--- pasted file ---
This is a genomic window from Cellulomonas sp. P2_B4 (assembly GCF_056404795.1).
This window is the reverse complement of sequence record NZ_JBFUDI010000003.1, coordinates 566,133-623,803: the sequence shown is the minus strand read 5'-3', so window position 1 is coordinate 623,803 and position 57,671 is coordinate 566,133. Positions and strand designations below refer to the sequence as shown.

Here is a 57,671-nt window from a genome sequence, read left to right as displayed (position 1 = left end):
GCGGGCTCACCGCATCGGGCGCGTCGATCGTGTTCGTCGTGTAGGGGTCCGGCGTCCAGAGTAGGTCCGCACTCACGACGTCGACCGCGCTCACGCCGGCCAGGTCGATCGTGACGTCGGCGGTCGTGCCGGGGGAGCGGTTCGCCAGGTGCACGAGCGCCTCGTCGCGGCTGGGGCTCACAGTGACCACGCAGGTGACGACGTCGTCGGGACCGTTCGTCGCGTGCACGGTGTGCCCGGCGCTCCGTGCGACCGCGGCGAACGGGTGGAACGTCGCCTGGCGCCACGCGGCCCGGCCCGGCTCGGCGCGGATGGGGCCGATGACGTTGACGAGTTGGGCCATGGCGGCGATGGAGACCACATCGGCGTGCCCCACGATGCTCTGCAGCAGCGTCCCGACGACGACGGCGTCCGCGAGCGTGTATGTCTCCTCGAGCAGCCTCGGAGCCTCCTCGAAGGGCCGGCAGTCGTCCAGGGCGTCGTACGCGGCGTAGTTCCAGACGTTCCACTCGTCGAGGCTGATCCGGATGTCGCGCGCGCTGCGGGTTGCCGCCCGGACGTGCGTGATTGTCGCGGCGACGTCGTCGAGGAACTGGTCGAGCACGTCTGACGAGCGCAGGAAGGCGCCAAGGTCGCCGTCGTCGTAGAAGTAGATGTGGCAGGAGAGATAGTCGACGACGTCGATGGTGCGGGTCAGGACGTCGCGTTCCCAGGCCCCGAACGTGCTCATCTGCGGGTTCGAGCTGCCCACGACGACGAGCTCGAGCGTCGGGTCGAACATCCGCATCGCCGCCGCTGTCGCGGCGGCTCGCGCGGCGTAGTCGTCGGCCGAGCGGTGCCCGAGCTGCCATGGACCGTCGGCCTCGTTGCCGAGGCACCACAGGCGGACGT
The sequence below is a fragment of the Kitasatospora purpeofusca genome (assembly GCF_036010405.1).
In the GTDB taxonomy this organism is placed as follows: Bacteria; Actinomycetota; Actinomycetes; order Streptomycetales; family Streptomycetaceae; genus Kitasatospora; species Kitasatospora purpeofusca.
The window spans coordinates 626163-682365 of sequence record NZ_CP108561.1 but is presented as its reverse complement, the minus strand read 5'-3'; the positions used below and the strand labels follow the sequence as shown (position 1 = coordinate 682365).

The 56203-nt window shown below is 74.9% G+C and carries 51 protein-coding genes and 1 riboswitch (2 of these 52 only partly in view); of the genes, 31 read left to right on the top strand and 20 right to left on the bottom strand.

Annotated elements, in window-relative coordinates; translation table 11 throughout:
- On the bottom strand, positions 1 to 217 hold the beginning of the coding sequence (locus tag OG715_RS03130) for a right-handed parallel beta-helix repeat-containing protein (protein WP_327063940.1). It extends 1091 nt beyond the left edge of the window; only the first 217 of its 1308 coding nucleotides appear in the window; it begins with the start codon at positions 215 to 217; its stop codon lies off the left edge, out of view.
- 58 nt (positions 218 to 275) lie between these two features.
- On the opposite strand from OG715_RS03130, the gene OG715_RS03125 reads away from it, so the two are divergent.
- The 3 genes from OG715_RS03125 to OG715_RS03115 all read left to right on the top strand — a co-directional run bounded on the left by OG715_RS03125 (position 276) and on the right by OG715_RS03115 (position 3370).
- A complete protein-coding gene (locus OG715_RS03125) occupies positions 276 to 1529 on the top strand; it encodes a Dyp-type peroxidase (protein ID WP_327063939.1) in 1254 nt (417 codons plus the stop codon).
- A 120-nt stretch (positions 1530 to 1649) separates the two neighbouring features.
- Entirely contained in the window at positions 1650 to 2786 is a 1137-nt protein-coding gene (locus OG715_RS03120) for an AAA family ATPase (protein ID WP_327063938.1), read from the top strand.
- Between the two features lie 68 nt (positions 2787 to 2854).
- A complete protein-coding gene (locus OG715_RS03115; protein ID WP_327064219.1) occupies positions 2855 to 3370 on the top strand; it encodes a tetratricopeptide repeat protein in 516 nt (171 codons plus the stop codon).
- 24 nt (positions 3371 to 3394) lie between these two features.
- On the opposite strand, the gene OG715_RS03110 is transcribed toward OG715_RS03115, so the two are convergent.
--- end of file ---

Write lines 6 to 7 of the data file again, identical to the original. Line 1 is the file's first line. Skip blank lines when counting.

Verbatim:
In the GTDB taxonomy this organism is placed as follows: Bacteria; Actinomycetota; Actinomycetes; order Streptomycetales; family Streptomycetaceae; genus Kitasatospora; species Kitasatospora purpeofusca.
The window spans coordinates 626163-682365 of sequence record NZ_CP108561.1 but is presented as its reverse complement, the minus strand read 5'-3'; the positions used below and the strand labels follow the sequence as shown (position 1 = coordinate 682365).